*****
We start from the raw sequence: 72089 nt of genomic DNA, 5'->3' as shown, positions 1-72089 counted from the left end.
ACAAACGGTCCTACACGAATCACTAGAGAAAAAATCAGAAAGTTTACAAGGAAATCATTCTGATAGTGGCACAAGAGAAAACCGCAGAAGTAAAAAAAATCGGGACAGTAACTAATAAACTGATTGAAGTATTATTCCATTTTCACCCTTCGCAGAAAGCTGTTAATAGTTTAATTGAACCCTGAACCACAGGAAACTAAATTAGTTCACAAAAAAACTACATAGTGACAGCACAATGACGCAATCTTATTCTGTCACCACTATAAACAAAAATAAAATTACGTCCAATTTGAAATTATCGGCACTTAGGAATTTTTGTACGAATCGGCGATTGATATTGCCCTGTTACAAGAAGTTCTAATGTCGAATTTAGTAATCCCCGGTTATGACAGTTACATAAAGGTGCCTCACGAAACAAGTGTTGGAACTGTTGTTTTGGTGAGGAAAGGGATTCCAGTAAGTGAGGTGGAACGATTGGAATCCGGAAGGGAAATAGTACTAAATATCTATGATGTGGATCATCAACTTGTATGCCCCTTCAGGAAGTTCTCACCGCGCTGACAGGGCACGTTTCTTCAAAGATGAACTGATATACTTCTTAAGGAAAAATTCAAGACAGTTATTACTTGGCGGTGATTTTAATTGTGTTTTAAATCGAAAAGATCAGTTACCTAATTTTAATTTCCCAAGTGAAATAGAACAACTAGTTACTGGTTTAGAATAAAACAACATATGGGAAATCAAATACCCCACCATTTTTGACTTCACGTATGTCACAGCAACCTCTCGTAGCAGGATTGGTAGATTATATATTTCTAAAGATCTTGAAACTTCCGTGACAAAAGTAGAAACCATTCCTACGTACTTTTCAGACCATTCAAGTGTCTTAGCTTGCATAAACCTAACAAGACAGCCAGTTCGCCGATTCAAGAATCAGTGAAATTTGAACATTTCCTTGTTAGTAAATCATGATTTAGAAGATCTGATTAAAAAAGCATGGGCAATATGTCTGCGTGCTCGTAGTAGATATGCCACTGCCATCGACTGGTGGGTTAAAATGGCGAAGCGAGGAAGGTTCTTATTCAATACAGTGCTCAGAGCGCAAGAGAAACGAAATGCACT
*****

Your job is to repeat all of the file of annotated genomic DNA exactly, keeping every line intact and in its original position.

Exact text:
We start from the raw sequence: 72089 nt of genomic DNA, 5'->3' as shown, positions 1-72089 counted from the left end.
ACAAACGGTCCTACACGAATCACTAGAGAAAAAATCAGAAAGTTTACAAGGAAATCATTCTGATAGTGGCACAAGAGAAAACCGCAGAAGTAAAAAAAATCGGGACAGTAACTAATAAACTGATTGAAGTATTATTCCATTTTCACCCTTCGCAGAAAGCTGTTAATAGTTTAATTGAACCCTGAACCACAGGAAACTAAATTAGTTCACAAAAAAACTACATAGTGACAGCACAATGACGCAATCTTATTCTGTCACCACTATAAACAAAAATAAAATTACGTCCAATTTGAAATTATCGGCACTTAGGAATTTTTGTACGAATCGGCGATTGATATTGCCCTGTTACAAGAAGTTCTAATGTCGAATTTAGTAATCCCCGGTTATGACAGTTACATAAAGGTGCCTCACGAAACAAGTGTTGGAACTGTTGTTTTGGTGAGGAAAGGGATTCCAGTAAGTGAGGTGGAACGATTGGAATCCGGAAGGGAAATAGTACTAAATATCTATGATGTGGATCATCAACTTGTATGCCCCTTCAGGAAGTTCTCACCGCGCTGACAGGGCACGTTTCTTCAAAGATGAACTGATATACTTCTTAAGGAAAAATTCAAGACAGTTATTACTTGGCGGTGATTTTAATTGTGTTTTAAATCGAAAAGATCAGTTACCTAATTTTAATTTCCCAAGTGAAATAGAACAACTAGTTACTGGTTTAGAATAAAACAACATATGGGAAATCAAATACCCCACCATTTTTGACTTCACGTATGTCACAGCAACCTCTCGTAGCAGGATTGGTAGATTATATATTTCTAAAGATCTTGAAACTTCCGTGACAAAAGTAGAAACCATTCCTACGTACTTTTCAGACCATTCAAGTGTCTTAGCTTGCATAAACCTAACAAGACAGCCAGTTCGCCGATTCAAGAATCAGTGAAATTTGAACATTTCCTTGTTAGTAAATCATGATTTAGAAGATCTGATTAAAAAAGCATGGGCAATATGTCTGCGTGCTCGTAGTAGATATGCCACTGCCATCGACTGGTGGGTTAAAATGGCGAAGCGAGGAAGGTTCTTATTCAATACAGTGCTCAGAGCGCAAGAGAAACGAAATGCACT